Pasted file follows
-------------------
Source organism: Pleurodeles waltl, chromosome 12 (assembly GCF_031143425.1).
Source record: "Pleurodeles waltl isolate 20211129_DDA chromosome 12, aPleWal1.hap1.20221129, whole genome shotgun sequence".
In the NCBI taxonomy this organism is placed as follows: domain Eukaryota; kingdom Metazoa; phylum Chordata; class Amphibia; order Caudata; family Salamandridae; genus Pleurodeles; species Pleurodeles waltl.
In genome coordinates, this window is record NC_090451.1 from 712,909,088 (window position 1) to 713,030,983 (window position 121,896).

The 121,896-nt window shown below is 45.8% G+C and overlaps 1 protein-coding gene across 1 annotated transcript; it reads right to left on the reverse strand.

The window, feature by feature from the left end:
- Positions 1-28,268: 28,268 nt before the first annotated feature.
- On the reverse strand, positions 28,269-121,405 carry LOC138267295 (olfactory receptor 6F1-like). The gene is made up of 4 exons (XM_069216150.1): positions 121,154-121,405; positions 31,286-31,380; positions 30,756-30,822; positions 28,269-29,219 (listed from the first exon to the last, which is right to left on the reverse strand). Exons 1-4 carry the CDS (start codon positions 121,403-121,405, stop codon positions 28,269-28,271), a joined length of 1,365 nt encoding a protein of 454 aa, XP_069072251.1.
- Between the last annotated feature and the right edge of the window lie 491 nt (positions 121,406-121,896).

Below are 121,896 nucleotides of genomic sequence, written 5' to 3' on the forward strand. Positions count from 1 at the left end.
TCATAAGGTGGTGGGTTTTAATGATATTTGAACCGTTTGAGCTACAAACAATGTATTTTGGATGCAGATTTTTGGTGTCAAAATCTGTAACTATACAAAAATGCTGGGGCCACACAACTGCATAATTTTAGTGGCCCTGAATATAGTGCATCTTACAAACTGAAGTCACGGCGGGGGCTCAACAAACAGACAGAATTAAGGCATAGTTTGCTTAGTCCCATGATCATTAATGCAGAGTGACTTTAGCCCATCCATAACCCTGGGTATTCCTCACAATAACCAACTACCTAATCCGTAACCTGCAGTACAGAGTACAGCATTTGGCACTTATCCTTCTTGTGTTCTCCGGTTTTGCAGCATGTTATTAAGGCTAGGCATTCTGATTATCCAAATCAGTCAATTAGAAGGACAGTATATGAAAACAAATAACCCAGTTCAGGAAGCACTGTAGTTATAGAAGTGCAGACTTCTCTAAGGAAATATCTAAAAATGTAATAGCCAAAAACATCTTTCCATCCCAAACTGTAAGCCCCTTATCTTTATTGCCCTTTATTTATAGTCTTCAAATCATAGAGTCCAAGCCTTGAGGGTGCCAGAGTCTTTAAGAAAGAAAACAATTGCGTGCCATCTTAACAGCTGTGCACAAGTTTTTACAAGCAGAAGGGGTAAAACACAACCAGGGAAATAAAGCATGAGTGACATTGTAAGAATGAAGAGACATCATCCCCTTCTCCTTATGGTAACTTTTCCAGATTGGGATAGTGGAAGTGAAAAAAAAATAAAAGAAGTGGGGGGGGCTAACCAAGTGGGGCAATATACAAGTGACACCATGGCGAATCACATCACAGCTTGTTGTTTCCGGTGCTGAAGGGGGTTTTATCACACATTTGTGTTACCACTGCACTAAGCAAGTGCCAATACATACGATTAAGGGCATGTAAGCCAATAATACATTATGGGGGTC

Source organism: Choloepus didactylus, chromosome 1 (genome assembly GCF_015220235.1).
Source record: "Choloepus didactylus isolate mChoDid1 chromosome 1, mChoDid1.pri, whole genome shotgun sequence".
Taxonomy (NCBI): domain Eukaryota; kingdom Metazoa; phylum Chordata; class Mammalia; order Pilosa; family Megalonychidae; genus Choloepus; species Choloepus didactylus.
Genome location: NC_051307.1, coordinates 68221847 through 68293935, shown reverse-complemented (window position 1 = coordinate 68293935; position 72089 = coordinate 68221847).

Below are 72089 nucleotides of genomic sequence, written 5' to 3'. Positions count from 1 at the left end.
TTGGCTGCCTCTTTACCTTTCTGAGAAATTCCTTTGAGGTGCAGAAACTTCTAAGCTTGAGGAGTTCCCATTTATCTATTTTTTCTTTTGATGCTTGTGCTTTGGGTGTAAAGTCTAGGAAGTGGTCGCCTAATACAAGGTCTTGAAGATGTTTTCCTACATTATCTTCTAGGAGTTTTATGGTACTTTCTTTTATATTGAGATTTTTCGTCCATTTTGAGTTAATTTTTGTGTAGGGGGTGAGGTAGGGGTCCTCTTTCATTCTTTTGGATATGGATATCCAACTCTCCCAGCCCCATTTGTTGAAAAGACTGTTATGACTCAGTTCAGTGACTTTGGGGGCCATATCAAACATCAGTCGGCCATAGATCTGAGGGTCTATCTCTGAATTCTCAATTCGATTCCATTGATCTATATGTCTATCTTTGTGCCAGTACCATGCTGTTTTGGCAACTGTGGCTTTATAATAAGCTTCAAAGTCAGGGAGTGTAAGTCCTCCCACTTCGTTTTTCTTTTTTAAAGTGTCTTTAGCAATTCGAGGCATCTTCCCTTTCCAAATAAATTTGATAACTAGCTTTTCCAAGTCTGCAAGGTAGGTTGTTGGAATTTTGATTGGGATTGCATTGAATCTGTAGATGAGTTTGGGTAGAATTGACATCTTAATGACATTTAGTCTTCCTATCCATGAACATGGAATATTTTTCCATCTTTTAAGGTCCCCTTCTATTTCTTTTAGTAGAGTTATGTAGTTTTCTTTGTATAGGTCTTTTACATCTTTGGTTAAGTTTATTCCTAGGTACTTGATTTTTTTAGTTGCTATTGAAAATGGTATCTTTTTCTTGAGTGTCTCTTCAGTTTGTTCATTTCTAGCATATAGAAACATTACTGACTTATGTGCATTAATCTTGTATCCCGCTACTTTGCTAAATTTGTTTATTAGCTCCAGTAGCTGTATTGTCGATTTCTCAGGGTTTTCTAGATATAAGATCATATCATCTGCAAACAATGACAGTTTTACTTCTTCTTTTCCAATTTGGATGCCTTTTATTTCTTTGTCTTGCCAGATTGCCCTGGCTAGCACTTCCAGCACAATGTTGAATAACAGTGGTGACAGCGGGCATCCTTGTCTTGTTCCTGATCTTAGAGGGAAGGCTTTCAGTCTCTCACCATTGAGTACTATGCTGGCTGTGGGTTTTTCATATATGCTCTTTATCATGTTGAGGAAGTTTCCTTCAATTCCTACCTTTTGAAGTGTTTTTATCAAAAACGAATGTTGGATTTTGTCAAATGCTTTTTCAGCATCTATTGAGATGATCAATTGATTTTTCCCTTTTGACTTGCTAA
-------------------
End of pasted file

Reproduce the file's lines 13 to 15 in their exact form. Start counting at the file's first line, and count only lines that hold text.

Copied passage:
Source record: "Choloepus didactylus isolate mChoDid1 chromosome 1, mChoDid1.pri, whole genome shotgun sequence".
Taxonomy (NCBI): domain Eukaryota; kingdom Metazoa; phylum Chordata; class Mammalia; order Pilosa; family Megalonychidae; genus Choloepus; species Choloepus didactylus.
Genome location: NC_051307.1, coordinates 68221847 through 68293935, shown reverse-complemented (window position 1 = coordinate 68293935; position 72089 = coordinate 68221847).